Resources

Social Media – The Newest Addiction?

Social Media – The Newest Addiction?

By Susan Chance, courtesy of SBAM Approved Partner ASE 

We often think about young people, and in particular, teenagers, as being negatively affected by social media. However, social media is also having a negative impact on adults, and in some ways, is negatively impacting the workplace.

In this day and age, we worry a lot about addictions to opioids and other drugs, but while it is not likely to be deadly, social media use is also an addiction. One study looked at the habits of 444 Facebook users, and it was discovered that the stress caused by social media leads to social media addiction. Instead of logging out, turning off, or stepping away from social media when the content is stressful, users sought out additional content to distract them from the stress. “As a result, they embed themselves in the social network environment rather than getting away from it, and an addiction is formed."

The average American spends 1-2 hours per workday on social media. While some employees are using various platforms to network or to push out information on their company, many are using the time for personal reasons, or just getting caught up in the available distractions. If your employees are only working six hours a day, but you are paying them for eight hours, imagine the financial impact social media use has on your bottom line.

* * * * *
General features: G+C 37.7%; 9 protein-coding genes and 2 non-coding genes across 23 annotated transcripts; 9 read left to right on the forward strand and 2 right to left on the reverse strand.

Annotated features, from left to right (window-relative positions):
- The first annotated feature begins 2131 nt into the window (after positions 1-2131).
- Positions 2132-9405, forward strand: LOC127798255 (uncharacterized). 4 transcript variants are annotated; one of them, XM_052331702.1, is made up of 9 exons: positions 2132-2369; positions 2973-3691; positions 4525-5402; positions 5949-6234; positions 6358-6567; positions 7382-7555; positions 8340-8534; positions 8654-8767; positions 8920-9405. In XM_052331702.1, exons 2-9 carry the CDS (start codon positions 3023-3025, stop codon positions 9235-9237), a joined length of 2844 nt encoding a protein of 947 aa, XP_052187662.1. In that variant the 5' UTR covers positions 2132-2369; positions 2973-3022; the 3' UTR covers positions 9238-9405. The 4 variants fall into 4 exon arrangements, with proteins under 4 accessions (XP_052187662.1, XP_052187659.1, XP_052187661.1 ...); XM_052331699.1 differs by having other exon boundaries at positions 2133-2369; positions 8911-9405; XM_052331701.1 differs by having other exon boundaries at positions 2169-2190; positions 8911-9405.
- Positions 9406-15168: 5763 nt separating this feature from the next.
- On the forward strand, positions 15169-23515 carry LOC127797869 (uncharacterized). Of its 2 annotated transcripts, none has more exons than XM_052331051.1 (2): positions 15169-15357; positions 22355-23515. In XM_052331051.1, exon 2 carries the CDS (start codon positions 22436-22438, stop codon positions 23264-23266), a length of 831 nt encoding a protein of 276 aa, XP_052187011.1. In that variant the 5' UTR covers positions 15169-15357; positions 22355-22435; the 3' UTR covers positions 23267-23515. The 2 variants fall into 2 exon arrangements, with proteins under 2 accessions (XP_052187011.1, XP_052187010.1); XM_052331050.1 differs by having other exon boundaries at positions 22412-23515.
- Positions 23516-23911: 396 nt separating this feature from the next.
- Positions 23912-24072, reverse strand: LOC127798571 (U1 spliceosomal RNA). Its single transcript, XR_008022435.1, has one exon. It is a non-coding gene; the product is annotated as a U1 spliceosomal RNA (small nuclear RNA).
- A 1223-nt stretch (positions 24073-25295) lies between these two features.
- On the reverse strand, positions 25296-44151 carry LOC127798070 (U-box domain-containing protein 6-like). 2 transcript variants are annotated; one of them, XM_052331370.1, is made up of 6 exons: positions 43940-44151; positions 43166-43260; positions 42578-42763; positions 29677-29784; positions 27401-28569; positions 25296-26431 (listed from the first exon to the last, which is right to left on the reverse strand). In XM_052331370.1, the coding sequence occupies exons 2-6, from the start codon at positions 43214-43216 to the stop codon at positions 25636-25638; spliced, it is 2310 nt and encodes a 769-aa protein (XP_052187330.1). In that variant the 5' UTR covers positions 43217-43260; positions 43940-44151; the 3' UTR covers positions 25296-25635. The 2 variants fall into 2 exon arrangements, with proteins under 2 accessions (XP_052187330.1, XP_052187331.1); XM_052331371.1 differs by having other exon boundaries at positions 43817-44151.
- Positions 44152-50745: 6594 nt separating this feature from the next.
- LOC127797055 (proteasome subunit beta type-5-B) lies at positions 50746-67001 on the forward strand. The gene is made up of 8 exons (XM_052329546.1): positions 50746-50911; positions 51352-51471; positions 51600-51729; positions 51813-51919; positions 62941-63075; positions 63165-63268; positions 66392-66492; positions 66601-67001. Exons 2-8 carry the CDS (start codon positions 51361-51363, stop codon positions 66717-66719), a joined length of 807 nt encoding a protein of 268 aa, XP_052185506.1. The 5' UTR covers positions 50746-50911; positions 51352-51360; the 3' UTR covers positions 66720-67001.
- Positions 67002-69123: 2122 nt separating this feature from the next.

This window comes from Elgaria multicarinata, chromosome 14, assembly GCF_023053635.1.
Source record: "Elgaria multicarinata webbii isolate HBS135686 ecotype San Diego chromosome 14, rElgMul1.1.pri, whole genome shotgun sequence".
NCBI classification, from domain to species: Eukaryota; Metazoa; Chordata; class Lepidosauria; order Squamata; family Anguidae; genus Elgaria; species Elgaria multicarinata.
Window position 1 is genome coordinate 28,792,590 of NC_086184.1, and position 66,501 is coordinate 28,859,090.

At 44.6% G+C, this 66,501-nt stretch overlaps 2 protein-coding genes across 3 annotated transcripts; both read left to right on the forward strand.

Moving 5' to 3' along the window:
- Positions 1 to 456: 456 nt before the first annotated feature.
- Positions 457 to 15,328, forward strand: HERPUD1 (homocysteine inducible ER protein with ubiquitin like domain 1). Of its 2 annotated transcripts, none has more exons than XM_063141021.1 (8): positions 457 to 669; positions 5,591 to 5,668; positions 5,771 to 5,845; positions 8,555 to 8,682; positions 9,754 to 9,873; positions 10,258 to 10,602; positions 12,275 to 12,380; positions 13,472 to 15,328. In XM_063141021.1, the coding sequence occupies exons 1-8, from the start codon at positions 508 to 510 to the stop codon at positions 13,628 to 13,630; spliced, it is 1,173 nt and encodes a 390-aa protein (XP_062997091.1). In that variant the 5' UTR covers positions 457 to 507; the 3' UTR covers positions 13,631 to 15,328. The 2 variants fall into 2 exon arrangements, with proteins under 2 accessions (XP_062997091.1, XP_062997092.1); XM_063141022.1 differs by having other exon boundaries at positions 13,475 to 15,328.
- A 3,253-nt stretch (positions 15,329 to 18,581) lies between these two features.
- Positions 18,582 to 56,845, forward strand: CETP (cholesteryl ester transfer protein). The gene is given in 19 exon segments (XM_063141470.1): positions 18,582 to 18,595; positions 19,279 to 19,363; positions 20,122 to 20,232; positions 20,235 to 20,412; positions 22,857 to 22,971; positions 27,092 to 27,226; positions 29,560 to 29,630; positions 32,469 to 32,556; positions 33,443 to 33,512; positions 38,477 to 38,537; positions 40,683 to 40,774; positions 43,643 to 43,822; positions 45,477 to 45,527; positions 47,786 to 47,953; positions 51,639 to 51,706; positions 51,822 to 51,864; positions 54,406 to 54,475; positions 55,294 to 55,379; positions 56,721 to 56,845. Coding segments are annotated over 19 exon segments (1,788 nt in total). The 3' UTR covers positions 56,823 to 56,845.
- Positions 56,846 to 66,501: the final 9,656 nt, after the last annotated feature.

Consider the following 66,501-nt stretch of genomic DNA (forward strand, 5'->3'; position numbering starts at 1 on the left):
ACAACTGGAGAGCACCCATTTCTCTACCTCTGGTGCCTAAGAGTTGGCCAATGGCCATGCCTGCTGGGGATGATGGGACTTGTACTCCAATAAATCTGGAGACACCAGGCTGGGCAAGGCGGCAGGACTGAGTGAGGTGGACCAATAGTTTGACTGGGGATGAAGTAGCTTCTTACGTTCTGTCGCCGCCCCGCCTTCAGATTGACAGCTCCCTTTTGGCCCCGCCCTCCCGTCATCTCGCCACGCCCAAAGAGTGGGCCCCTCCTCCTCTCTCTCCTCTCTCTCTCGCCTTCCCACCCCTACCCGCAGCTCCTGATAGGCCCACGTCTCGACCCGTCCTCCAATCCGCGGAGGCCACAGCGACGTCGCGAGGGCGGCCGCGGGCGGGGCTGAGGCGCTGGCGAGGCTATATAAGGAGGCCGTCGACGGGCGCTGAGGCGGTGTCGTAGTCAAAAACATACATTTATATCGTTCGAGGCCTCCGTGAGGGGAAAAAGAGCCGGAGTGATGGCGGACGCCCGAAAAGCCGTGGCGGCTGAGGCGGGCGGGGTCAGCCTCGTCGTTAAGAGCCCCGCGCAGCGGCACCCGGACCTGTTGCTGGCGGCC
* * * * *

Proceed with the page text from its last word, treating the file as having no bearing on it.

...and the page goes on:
Some users with social media addiction stay up late at night surfing through the various sites. Because they are not getting enough sleep, they have difficulty concentrating and staying focused at work, so their performance suffers.

The Pew Research Center conducted a study, “Concerns About the Future of People’s Well-being.” A third of the people who participated in this study felt that the bad will outweigh the good of the digital world over the next 10 years. As the well-being of employees suffers from the negative side of social media use, the well-being of companies will also suffer. Some of the concerns are:

  • Loss of privacy and security

  • Less ability to focus

  • Anxiety and depression (which is already being seen in children, young adults, and college students, which is our future work force)

  • Loneliness

  • Lack of social skills

  • Detrimental change in cognitive skills

  • An increase in attention-deficit disorder

Perhaps the most damaging is the negative impact on critical thinking skills. Consider the challenges that come up in your workplace and how important critical thinking skills are to solving those challenges.

So, what can you do as an employer? The most important thing you can do is to have a social media policy in place. If you don’t have one, make sure you develop a policy and train your managers and staff on that policy. Another study out of Pew showed that employees were 10% less likely to use social media for personal reasons if the company had a social media policy in place.

If your company has an EAP, you may want to see if the provider offers assistance for employees with a social media addiction. This will help with the health and welfare of your employees and your company.

Print
557

x